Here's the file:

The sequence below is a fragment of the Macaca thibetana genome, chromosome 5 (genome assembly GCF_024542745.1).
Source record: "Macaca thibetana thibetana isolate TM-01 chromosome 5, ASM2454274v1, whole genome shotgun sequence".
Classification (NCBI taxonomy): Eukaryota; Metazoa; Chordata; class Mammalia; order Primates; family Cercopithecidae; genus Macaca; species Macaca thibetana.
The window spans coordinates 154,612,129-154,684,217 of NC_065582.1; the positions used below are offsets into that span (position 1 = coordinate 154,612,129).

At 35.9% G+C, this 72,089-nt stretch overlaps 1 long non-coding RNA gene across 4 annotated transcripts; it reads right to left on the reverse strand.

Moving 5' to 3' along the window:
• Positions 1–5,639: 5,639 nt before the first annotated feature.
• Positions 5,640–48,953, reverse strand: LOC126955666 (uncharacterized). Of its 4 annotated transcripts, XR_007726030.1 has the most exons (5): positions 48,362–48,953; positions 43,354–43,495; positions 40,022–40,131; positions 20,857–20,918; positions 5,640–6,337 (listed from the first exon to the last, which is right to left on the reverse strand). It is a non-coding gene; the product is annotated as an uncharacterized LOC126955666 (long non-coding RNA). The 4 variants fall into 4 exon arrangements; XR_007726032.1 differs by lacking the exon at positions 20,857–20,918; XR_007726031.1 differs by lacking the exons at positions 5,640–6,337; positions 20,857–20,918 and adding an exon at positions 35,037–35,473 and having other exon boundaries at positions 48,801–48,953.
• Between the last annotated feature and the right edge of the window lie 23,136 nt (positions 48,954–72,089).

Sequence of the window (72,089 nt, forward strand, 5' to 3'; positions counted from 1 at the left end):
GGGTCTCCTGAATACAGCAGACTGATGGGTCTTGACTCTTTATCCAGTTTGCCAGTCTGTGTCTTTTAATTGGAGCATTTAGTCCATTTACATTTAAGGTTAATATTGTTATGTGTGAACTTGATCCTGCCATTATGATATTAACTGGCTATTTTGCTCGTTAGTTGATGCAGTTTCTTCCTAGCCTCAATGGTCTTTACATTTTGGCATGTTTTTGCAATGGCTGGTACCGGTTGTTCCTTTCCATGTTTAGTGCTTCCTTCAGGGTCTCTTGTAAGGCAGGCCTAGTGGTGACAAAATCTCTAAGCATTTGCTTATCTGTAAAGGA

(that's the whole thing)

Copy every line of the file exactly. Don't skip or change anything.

The sequence below is a fragment of the Macaca thibetana genome, chromosome 5 (genome assembly GCF_024542745.1).
Source record: "Macaca thibetana thibetana isolate TM-01 chromosome 5, ASM2454274v1, whole genome shotgun sequence".
Classification (NCBI taxonomy): Eukaryota; Metazoa; Chordata; class Mammalia; order Primates; family Cercopithecidae; genus Macaca; species Macaca thibetana.
The window spans coordinates 154,612,129-154,684,217 of NC_065582.1; the positions used below are offsets into that span (position 1 = coordinate 154,612,129).

At 35.9% G+C, this 72,089-nt stretch overlaps 1 long non-coding RNA gene across 4 annotated transcripts; it reads right to left on the reverse strand.

Moving 5' to 3' along the window:
• Positions 1–5,639: 5,639 nt before the first annotated feature.
• Positions 5,640–48,953, reverse strand: LOC126955666 (uncharacterized). Of its 4 annotated transcripts, XR_007726030.1 has the most exons (5): positions 48,362–48,953; positions 43,354–43,495; positions 40,022–40,131; positions 20,857–20,918; positions 5,640–6,337 (listed from the first exon to the last, which is right to left on the reverse strand). It is a non-coding gene; the product is annotated as an uncharacterized LOC126955666 (long non-coding RNA). The 4 variants fall into 4 exon arrangements; XR_007726032.1 differs by lacking the exon at positions 20,857–20,918; XR_007726031.1 differs by lacking the exons at positions 5,640–6,337; positions 20,857–20,918 and adding an exon at positions 35,037–35,473 and having other exon boundaries at positions 48,801–48,953.
• Between the last annotated feature and the right edge of the window lie 23,136 nt (positions 48,954–72,089).

Sequence of the window (72,089 nt, forward strand, 5' to 3'; positions counted from 1 at the left end):
GGGTCTCCTGAATACAGCAGACTGATGGGTCTTGACTCTTTATCCAGTTTGCCAGTCTGTGTCTTTTAATTGGAGCATTTAGTCCATTTACATTTAAGGTTAATATTGTTATGTGTGAACTTGATCCTGCCATTATGATATTAACTGGCTATTTTGCTCGTTAGTTGATGCAGTTTCTTCCTAGCCTCAATGGTCTTTACATTTTGGCATGTTTTTGCAATGGCTGGTACCGGTTGTTCCTTTCCATGTTTAGTGCTTCCTTCAGGGTCTCTTGTAAGGCAGGCCTAGTGGTGACAAAATCTCTAAGCATTTGCTTATCTGTAAAGGA